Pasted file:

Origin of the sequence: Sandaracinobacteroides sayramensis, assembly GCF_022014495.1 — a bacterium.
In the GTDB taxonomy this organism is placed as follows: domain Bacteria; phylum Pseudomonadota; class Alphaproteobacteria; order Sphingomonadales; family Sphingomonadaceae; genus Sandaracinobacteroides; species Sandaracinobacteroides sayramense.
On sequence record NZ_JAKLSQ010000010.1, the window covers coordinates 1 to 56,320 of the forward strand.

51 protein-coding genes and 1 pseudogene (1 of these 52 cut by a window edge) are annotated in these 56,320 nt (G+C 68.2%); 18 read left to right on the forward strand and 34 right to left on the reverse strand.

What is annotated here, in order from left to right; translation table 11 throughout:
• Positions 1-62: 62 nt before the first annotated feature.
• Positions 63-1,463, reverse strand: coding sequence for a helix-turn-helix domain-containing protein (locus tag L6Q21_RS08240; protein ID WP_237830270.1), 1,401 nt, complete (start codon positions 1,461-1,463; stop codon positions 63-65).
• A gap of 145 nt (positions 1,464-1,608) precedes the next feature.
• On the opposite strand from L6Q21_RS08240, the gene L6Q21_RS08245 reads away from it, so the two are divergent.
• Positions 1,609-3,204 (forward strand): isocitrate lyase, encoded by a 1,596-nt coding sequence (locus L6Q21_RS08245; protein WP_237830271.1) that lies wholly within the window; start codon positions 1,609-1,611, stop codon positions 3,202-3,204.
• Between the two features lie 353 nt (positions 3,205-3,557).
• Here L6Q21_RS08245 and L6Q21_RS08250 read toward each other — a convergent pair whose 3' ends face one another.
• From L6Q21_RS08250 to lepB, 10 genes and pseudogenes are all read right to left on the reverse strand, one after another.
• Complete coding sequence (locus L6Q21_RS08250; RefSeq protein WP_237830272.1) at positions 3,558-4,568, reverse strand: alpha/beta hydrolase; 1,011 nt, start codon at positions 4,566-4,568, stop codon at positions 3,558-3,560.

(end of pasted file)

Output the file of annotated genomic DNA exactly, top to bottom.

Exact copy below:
Origin of the sequence: Sandaracinobacteroides sayramensis, assembly GCF_022014495.1 — a bacterium.
In the GTDB taxonomy this organism is placed as follows: domain Bacteria; phylum Pseudomonadota; class Alphaproteobacteria; order Sphingomonadales; family Sphingomonadaceae; genus Sandaracinobacteroides; species Sandaracinobacteroides sayramense.
On sequence record NZ_JAKLSQ010000010.1, the window covers coordinates 1 to 56,320 of the forward strand.

51 protein-coding genes and 1 pseudogene (1 of these 52 cut by a window edge) are annotated in these 56,320 nt (G+C 68.2%); 18 read left to right on the forward strand and 34 right to left on the reverse strand.

What is annotated here, in order from left to right; translation table 11 throughout:
• Positions 1-62: 62 nt before the first annotated feature.
• Positions 63-1,463, reverse strand: coding sequence for a helix-turn-helix domain-containing protein (locus tag L6Q21_RS08240; protein ID WP_237830270.1), 1,401 nt, complete (start codon positions 1,461-1,463; stop codon positions 63-65).
• A gap of 145 nt (positions 1,464-1,608) precedes the next feature.
• On the opposite strand from L6Q21_RS08240, the gene L6Q21_RS08245 reads away from it, so the two are divergent.
• Positions 1,609-3,204 (forward strand): isocitrate lyase, encoded by a 1,596-nt coding sequence (locus L6Q21_RS08245; protein WP_237830271.1) that lies wholly within the window; start codon positions 1,609-1,611, stop codon positions 3,202-3,204.
• Between the two features lie 353 nt (positions 3,205-3,557).
• Here L6Q21_RS08245 and L6Q21_RS08250 read toward each other — a convergent pair whose 3' ends face one another.
• From L6Q21_RS08250 to lepB, 10 genes and pseudogenes are all read right to left on the reverse strand, one after another.
• Complete coding sequence (locus L6Q21_RS08250; RefSeq protein WP_237830272.1) at positions 3,558-4,568, reverse strand: alpha/beta hydrolase; 1,011 nt, start codon at positions 4,566-4,568, stop codon at positions 3,558-3,560.